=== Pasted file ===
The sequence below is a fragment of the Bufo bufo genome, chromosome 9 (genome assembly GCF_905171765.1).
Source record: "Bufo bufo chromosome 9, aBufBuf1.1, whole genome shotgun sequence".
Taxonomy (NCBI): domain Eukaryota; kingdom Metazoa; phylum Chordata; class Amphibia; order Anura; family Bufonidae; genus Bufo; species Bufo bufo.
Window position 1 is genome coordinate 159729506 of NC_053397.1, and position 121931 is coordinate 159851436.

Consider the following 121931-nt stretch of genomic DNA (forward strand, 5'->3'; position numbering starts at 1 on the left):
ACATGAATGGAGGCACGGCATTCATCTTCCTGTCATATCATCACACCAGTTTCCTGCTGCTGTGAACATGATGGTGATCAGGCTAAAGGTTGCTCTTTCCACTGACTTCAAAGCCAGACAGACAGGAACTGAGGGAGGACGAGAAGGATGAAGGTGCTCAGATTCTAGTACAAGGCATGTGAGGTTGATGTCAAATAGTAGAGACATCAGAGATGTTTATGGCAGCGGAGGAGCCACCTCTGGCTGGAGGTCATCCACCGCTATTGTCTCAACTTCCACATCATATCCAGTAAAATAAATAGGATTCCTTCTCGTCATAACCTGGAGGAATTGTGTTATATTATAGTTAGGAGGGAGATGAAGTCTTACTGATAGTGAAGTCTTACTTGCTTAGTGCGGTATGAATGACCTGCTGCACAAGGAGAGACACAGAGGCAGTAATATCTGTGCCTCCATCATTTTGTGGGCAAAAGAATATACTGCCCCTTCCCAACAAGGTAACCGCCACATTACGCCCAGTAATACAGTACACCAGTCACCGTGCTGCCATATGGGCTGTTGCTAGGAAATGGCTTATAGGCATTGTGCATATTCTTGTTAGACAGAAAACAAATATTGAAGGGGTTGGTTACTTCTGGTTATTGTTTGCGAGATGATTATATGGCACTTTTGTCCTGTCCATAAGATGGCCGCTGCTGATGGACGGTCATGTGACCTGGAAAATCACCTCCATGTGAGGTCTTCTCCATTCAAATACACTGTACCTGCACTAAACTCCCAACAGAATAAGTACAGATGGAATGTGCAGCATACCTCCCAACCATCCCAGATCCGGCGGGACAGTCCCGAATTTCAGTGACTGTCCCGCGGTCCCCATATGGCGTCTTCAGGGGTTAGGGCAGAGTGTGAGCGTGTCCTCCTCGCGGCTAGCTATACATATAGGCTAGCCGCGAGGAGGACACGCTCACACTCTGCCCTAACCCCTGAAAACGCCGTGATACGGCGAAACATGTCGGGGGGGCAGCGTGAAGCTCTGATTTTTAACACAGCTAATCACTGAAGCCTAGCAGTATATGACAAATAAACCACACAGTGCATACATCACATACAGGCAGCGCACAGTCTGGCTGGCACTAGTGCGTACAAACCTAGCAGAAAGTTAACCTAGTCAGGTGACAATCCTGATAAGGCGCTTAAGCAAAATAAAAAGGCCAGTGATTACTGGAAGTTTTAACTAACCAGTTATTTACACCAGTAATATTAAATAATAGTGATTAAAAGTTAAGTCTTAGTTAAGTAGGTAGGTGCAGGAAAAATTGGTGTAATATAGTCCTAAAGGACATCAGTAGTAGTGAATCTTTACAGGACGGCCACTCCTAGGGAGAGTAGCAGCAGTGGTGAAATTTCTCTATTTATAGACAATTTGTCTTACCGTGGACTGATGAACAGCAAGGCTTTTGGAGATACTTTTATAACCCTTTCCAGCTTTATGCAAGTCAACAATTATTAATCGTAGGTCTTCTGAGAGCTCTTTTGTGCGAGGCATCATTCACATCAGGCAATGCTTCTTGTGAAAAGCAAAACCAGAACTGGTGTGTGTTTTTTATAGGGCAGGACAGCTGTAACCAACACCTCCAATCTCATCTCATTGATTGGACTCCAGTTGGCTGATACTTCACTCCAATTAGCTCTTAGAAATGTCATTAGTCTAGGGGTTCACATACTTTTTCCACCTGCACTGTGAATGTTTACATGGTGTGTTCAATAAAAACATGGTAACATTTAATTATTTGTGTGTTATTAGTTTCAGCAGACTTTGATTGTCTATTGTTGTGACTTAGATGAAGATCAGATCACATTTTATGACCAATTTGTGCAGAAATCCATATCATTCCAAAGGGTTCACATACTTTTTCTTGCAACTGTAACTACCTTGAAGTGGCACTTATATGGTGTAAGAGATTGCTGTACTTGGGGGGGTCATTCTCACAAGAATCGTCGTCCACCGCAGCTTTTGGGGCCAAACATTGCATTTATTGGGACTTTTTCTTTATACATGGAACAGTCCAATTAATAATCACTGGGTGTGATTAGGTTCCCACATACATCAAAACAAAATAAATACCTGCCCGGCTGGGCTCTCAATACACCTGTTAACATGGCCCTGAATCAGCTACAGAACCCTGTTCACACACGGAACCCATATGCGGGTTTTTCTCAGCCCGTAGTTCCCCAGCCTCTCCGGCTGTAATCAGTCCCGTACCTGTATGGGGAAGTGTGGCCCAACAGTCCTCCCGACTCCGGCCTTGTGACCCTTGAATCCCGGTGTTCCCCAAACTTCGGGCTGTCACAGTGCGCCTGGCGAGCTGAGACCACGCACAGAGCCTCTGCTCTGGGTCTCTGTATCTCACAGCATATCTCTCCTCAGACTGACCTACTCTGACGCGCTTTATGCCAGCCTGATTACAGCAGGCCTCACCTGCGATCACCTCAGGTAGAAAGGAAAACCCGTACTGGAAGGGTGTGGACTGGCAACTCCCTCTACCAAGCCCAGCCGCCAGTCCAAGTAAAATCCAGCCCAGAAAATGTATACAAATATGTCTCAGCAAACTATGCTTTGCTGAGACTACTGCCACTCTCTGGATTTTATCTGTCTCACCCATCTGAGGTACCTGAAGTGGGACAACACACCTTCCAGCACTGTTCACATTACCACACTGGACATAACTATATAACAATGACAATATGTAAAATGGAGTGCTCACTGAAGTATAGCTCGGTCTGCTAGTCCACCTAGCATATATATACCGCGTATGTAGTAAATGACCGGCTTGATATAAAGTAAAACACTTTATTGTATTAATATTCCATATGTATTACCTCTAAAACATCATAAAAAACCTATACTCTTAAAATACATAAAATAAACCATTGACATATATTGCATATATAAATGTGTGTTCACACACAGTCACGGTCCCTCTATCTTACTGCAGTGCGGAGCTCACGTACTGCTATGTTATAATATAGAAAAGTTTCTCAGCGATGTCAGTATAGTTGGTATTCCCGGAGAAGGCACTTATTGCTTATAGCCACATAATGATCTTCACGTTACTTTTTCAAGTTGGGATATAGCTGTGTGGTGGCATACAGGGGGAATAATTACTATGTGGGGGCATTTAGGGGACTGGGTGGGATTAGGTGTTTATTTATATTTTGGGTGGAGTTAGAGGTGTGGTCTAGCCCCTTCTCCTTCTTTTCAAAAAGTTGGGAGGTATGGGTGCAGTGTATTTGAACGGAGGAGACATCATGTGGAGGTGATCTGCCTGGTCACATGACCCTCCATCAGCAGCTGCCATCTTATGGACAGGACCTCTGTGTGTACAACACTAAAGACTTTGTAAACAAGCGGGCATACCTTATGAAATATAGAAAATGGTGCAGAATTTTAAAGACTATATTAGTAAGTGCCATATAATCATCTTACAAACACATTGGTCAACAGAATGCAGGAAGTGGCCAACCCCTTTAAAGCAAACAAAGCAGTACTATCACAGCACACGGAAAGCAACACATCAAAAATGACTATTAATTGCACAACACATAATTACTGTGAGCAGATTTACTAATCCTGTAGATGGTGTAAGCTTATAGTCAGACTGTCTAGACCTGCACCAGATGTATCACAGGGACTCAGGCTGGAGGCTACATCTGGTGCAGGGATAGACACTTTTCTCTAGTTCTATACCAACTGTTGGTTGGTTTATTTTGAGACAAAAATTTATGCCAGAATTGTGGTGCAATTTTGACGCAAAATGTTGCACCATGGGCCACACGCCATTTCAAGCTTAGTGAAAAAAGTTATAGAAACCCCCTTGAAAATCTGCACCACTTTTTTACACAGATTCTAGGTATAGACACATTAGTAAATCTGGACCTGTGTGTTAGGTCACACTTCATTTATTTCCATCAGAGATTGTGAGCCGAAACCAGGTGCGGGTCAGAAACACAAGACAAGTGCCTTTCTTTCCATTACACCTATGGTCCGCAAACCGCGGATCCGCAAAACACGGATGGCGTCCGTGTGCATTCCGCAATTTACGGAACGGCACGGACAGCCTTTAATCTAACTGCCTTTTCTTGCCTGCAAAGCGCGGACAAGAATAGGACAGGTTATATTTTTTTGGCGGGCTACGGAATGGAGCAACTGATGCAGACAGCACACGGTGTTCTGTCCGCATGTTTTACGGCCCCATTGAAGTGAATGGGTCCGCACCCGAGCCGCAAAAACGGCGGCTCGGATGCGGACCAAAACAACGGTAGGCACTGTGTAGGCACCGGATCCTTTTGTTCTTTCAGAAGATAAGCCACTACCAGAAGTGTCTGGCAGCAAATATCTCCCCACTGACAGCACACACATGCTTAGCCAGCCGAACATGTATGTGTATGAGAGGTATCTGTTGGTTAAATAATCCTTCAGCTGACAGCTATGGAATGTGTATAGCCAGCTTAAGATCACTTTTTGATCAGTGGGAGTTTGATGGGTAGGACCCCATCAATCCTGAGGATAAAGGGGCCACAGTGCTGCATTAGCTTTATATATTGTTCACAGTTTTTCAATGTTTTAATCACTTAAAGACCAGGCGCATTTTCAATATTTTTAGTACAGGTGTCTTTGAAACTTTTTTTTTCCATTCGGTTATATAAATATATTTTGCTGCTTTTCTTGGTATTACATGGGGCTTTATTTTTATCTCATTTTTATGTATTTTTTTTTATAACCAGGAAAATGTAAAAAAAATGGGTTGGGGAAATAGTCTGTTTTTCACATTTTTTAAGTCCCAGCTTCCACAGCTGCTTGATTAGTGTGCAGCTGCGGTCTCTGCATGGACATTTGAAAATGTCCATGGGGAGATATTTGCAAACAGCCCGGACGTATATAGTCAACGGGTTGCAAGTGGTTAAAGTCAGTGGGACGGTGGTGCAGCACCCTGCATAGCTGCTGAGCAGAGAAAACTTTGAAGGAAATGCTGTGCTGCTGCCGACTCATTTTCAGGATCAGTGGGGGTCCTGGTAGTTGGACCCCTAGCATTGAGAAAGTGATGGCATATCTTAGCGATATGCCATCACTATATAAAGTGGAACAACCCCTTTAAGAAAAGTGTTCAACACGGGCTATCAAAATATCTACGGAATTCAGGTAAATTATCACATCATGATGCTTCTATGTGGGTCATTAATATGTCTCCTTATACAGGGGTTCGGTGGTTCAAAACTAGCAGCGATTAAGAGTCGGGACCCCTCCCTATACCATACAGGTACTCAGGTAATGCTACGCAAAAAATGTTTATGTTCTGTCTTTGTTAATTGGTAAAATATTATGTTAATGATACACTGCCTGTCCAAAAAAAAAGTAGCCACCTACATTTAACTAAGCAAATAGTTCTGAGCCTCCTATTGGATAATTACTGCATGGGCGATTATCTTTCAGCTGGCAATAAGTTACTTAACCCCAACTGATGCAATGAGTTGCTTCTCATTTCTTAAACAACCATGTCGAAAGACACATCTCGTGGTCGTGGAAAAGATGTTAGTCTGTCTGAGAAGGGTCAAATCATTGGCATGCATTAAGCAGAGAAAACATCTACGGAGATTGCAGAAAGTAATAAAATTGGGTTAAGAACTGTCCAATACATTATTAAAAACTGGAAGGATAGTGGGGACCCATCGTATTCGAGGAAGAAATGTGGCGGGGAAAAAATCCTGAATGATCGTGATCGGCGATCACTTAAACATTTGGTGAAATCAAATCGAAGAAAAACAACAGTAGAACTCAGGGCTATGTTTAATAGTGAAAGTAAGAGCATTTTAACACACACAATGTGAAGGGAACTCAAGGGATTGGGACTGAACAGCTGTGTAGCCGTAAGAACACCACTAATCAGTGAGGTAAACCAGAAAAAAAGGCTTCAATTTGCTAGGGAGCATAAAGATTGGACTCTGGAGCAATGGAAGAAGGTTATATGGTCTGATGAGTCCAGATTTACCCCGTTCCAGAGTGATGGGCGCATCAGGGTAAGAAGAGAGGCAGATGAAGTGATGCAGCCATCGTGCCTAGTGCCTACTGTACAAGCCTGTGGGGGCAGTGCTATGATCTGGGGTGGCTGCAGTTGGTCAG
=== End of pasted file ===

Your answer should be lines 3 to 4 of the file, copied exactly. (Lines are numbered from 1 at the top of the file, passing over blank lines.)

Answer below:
Taxonomy (NCBI): domain Eukaryota; kingdom Metazoa; phylum Chordata; class Amphibia; order Anura; family Bufonidae; genus Bufo; species Bufo bufo.
Window position 1 is genome coordinate 159729506 of NC_053397.1, and position 121931 is coordinate 159851436.